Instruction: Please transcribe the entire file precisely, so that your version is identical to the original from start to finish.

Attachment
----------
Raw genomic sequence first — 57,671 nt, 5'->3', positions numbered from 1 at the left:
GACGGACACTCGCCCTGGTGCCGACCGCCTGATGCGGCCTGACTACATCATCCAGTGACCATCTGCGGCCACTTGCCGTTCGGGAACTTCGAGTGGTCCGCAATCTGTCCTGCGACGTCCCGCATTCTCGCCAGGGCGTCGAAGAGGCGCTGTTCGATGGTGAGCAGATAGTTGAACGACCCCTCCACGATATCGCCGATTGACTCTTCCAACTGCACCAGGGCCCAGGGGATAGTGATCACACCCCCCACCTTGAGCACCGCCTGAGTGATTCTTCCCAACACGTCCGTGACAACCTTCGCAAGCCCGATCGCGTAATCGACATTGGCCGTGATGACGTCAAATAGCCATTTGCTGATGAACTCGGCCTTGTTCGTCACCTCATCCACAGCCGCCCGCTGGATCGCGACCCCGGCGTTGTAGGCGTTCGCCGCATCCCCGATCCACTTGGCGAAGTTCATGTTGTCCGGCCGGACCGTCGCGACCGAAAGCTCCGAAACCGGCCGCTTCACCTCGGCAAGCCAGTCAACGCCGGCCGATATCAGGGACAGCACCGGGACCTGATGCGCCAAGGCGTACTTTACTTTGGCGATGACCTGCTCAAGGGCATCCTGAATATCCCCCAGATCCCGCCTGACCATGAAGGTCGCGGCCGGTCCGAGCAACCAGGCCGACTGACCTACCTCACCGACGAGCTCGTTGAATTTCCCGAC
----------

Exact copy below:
Raw genomic sequence first — 57,671 nt, 5'->3', positions numbered from 1 at the left:
GACGGACACTCGCCCTGGTGCCGACCGCCTGATGCGGCCTGACTACATCATCCAGTGACCATCTGCGGCCACTTGCCGTTCGGGAACTTCGAGTGGTCCGCAATCTGTCCTGCGACGTCCCGCATTCTCGCCAGGGCGTCGAAGAGGCGCTGTTCGATGGTGAGCAGATAGTTGAACGACCCCTCCACGATATCGCCGATTGACTCTTCCAACTGCACCAGGGCCCAGGGGATAGTGATCACACCCCCCACCTTGAGCACCGCCTGAGTGATTCTTCCCAACACGTCCGTGACAACCTTCGCAAGCCCGATCGCGTAATCGACATTGGCCGTGATGACGTCAAATAGCCATTTGCTGATGAACTCGGCCTTGTTCGTCACCTCATCCACAGCCGCCCGCTGGATCGCGACCCCGGCGTTGTAGGCGTTCGCCGCATCCCCGATCCACTTGGCGAAGTTCATGTTGTCCGGCCGGACCGTCGCGACCGAAAGCTCCGAAACCGGCCGCTTCACCTCGGCAAGCCAGTCAACGCCGGCCGATATCAGGGACAGCACCGGGACCTGATGCGCCAAGGCGTACTTTACTTTGGCGATGACCTGCTCAAGGGCATCCTGAATATCCCCCAGATCCCGCCTGACCATGAAGGTCGCGGCCGGTCCGAGCAACCAGGCCGACTGACCTACCTCACCGACGAGCTCGTTGAATTTCCCGAC